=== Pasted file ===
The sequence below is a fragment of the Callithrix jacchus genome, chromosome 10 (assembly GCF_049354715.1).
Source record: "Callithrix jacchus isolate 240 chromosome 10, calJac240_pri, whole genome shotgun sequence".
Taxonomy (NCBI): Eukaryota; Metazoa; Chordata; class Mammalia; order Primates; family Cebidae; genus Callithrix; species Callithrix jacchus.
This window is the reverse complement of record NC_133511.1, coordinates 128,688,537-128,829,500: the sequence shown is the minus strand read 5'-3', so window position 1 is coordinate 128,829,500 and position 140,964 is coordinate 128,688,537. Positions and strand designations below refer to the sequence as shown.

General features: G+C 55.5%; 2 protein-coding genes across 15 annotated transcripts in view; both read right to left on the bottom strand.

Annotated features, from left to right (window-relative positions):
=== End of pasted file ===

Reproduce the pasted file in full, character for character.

The sequence below is a fragment of the Callithrix jacchus genome, chromosome 10 (assembly GCF_049354715.1).
Source record: "Callithrix jacchus isolate 240 chromosome 10, calJac240_pri, whole genome shotgun sequence".
Taxonomy (NCBI): Eukaryota; Metazoa; Chordata; class Mammalia; order Primates; family Cebidae; genus Callithrix; species Callithrix jacchus.
This window is the reverse complement of record NC_133511.1, coordinates 128,688,537-128,829,500: the sequence shown is the minus strand read 5'-3', so window position 1 is coordinate 128,829,500 and position 140,964 is coordinate 128,688,537. Positions and strand designations below refer to the sequence as shown.

General features: G+C 55.5%; 2 protein-coding genes across 15 annotated transcripts in view; both read right to left on the bottom strand.

Annotated features, from left to right (window-relative positions):